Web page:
In a February 15, 2018 order, the district court: (1) granted Massage Envy's motion to dismiss the EEOC's amended complaint; (2) denied the EEOC's motion to file a second amended complaint as futile; and (3) directed the clerk to terminate all pending motions as moot, which included Lowe's still-pending motion to intervene. As to the merits of the ADA claims, the district court dismissed the EEOC's "regarded as" disabled claim because Massage Envy did not perceive Lowe as having Ebola at the time it fired her. In so ruling, the district court declined to expand the ADA's "regarded as having" prong of the disability definition to cases like this one, in which an employer fires an employee at a time when it "perceives [the] employee to be presently healthy with only the potential to become disabled in the future due to voluntary conduct." The district court also concluded that the EEOC's association claim lacked merit because the EEOC did not allege that Massage Envy knew that Lowe had an existing or past association with any person disabled by Ebola at the time it fired her.

         As to the EEOC's proposed second amended complaint, the district court denied the EEOC's request to bring an unlawful interference claim because, inter alia, any such amendment would be futile, as Lowe had no existing rights under the ADA when she was fired because she was not disabled and had not associated with anyone who was disabled. Thereafter, the district court entered final judgment in favor of Massage Envy. This appeal followed.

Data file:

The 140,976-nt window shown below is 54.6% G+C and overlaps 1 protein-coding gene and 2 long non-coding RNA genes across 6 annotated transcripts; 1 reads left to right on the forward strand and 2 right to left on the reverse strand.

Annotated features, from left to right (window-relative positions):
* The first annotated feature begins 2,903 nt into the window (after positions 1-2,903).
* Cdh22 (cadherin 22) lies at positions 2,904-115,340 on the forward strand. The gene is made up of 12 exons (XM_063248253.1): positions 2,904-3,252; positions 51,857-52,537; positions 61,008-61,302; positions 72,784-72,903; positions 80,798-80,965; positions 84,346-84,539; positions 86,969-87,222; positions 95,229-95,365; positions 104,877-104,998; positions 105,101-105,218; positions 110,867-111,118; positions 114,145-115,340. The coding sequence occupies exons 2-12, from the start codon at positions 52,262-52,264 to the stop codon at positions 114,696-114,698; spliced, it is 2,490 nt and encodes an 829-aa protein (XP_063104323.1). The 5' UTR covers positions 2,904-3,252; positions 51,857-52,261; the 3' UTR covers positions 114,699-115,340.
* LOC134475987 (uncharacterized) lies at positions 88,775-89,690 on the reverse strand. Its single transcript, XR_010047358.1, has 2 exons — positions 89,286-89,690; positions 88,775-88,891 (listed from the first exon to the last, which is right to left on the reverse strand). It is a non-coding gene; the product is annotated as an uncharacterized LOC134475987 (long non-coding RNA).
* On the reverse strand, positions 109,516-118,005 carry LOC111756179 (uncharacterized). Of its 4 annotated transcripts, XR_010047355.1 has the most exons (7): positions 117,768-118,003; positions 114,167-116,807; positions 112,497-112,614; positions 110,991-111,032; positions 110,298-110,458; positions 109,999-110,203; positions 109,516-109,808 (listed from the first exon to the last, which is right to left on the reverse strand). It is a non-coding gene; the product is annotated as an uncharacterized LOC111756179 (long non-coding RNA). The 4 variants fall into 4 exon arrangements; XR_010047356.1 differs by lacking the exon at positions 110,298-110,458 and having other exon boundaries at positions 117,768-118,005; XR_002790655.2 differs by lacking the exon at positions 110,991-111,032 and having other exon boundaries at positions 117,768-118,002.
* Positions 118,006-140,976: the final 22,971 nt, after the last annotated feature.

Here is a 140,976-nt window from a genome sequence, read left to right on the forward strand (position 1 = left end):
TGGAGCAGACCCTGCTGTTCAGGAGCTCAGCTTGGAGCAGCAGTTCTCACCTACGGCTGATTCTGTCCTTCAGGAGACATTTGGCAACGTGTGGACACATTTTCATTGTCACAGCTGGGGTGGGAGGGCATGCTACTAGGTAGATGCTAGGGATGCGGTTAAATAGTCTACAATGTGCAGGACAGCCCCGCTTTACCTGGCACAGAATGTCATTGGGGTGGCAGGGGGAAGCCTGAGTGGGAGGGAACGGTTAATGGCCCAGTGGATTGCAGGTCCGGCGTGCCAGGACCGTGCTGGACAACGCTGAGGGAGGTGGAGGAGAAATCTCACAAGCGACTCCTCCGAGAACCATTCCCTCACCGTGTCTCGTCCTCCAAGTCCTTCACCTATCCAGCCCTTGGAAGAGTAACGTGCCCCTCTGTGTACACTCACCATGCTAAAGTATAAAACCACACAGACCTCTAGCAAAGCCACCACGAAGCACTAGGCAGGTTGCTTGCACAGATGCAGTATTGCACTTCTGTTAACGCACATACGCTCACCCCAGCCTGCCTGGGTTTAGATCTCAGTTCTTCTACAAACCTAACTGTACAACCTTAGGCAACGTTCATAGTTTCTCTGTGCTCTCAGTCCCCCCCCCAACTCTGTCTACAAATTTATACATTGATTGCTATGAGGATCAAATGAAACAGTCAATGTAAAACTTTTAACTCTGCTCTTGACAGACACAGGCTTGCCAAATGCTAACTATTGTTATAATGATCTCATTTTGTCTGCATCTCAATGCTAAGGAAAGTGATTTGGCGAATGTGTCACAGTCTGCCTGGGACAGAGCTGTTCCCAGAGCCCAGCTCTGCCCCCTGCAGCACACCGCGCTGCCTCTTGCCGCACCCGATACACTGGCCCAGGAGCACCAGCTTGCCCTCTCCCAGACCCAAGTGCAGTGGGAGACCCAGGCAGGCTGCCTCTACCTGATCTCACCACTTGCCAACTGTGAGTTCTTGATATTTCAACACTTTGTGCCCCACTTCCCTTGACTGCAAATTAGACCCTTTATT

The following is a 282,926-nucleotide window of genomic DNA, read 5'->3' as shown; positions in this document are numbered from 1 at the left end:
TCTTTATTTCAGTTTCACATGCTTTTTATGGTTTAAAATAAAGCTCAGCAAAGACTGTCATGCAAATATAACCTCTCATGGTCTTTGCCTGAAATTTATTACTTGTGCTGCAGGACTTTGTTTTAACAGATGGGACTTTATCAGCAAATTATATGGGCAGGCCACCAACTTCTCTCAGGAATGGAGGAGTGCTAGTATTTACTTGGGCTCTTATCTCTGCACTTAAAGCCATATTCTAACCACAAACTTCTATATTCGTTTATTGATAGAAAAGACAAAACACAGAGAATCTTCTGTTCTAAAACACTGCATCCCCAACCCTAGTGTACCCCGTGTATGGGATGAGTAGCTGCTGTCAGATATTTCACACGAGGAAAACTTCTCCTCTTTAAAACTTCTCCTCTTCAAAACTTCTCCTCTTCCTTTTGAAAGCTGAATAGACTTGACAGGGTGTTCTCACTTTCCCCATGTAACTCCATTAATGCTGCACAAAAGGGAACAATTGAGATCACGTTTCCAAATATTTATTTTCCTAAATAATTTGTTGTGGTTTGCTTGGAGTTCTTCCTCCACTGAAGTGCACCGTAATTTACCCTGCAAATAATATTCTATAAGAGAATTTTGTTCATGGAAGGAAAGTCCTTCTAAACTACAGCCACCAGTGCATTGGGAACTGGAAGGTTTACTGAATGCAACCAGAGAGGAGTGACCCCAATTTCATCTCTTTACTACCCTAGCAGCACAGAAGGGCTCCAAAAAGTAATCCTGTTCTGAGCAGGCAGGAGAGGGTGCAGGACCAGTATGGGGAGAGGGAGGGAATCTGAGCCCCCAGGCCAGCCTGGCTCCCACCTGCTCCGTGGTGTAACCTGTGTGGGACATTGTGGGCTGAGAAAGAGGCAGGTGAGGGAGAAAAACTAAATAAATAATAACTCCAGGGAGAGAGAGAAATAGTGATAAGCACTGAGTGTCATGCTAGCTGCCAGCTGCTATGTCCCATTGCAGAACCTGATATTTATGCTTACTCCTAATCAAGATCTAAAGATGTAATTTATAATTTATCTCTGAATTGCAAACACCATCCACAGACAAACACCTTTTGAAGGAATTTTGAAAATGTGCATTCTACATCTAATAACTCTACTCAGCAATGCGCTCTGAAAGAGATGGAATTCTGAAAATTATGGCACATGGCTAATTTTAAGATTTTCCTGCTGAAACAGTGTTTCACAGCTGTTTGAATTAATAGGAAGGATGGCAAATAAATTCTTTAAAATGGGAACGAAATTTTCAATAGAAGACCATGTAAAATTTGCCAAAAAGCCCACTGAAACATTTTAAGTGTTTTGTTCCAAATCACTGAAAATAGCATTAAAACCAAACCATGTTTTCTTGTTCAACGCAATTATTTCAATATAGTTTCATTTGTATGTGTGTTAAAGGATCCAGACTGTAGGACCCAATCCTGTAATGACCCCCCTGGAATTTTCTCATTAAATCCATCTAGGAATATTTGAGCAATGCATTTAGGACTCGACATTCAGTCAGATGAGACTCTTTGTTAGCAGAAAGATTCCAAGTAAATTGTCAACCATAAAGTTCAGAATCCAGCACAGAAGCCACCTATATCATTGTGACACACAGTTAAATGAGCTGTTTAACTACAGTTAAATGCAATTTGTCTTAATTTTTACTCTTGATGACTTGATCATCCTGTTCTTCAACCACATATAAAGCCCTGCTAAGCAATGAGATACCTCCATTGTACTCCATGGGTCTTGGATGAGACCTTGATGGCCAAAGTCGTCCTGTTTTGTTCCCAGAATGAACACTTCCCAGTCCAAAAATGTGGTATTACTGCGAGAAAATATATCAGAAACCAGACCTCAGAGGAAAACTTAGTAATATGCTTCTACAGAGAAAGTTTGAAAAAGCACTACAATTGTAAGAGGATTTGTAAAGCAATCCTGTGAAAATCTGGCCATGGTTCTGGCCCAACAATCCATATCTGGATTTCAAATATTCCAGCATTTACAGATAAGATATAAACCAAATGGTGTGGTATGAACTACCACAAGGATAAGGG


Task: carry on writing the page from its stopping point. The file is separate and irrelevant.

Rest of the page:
III. STANDARD OF REVIEW

         We review de novo a district court's order granting a motion to dismiss for failure to state a claim. Boyle v. City of Pell City, 866 F.3d 1280, 1286 (11th Cir. 2017). "To survive a Rule 12(b)(6) motion to dismiss, a complaint must plead 'enough facts to state a claim to relief that is plausible on its face.'" Ray v. Spirit Airlines, Inc., 836 F.3d 1340, 1347-48 (11th Cir. 2016) (quoting Bell Atl. Corp. v. Twombly, 550 U.S. 544, 570, 127 S.Ct. 1955, 1974 (2007)). "A claim is facially plausible when the plaintiff pleads sufficient facts to allow the court to draw the reasonable inference that the defendant is liable for the alleged misconduct." Boyle, 866 F.3d at 1286.

         We also review de novo questions of law, such as the construction of a statute. Albra v. Advan, Inc., 490 F.3d 826, 829 (11th Cir. 2007). We "may affirm the district court's judgment on any ground that appears in the record, whether or not that ground was relied upon or even considered by the [district court]." Thomas v. Cooper Lighting, Inc., 506 F.3d 1361, 1364 (11th Cir. 2007).

         IV. "REGARDED AS HAVING" A DISABILITY

         In interpreting the ADA, we are guided by the traditional canons of statutory construction. "Our 'starting point' is the language of the statute itself." Harrison v. Benchmark Elecs. Huntsville, Inc., 593 F.3d 1206, 1212-14 (11th Cir. 2010). We "assume that Congress used the words of the statute as they are commonly and ordinarily understood and must construe the statute so each of its provisions is given full effect." United States v. McLymont, 45 F.3d 400, 401 (11th Cir. 1995). To that end, "[w]e do not look at one word or term in isolation, but instead we look to the entire statutory context." Harrison, 593 F.3d at 1212 (quotations omitted). We now set forth the statutory text at issue here.

         A. ...